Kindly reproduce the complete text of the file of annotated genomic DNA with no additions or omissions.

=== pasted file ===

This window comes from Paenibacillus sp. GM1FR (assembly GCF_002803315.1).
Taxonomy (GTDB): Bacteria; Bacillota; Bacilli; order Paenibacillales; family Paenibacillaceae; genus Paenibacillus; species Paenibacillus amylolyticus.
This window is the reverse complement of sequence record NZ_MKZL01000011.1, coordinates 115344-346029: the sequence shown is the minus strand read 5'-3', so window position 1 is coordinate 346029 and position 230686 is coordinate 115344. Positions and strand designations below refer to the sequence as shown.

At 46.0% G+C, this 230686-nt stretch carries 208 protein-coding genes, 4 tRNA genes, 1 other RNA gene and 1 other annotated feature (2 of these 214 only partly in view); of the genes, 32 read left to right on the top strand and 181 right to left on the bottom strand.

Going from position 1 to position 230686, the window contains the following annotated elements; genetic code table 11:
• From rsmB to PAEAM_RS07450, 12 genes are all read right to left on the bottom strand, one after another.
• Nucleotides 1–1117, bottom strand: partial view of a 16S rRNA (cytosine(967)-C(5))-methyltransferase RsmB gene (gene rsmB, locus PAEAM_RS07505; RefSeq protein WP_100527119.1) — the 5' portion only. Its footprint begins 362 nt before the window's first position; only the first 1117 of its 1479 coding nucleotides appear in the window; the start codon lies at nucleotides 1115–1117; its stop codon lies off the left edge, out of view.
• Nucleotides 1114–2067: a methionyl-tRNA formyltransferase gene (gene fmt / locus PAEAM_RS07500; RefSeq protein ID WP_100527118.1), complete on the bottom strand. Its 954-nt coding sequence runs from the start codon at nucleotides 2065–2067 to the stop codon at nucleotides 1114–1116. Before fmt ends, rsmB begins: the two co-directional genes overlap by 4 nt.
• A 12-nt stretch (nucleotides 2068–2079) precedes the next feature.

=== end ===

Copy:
This window comes from Paenibacillus sp. GM1FR (assembly GCF_002803315.1).
Taxonomy (GTDB): Bacteria; Bacillota; Bacilli; order Paenibacillales; family Paenibacillaceae; genus Paenibacillus; species Paenibacillus amylolyticus.
This window is the reverse complement of sequence record NZ_MKZL01000011.1, coordinates 115344-346029: the sequence shown is the minus strand read 5'-3', so window position 1 is coordinate 346029 and position 230686 is coordinate 115344. Positions and strand designations below refer to the sequence as shown.

At 46.0% G+C, this 230686-nt stretch carries 208 protein-coding genes, 4 tRNA genes, 1 other RNA gene and 1 other annotated feature (2 of these 214 only partly in view); of the genes, 32 read left to right on the top strand and 181 right to left on the bottom strand.

Going from position 1 to position 230686, the window contains the following annotated elements; genetic code table 11:
• From rsmB to PAEAM_RS07450, 12 genes are all read right to left on the bottom strand, one after another.
• Nucleotides 1–1117, bottom strand: partial view of a 16S rRNA (cytosine(967)-C(5))-methyltransferase RsmB gene (gene rsmB, locus PAEAM_RS07505; RefSeq protein WP_100527119.1) — the 5' portion only. Its footprint begins 362 nt before the window's first position; only the first 1117 of its 1479 coding nucleotides appear in the window; the start codon lies at nucleotides 1115–1117; its stop codon lies off the left edge, out of view.
• Nucleotides 1114–2067: a methionyl-tRNA formyltransferase gene (gene fmt / locus PAEAM_RS07500; RefSeq protein ID WP_100527118.1), complete on the bottom strand. Its 954-nt coding sequence runs from the start codon at nucleotides 2065–2067 to the stop codon at nucleotides 1114–1116. Before fmt ends, rsmB begins: the two co-directional genes overlap by 4 nt.
• A 12-nt stretch (nucleotides 2068–2079) precedes the next feature.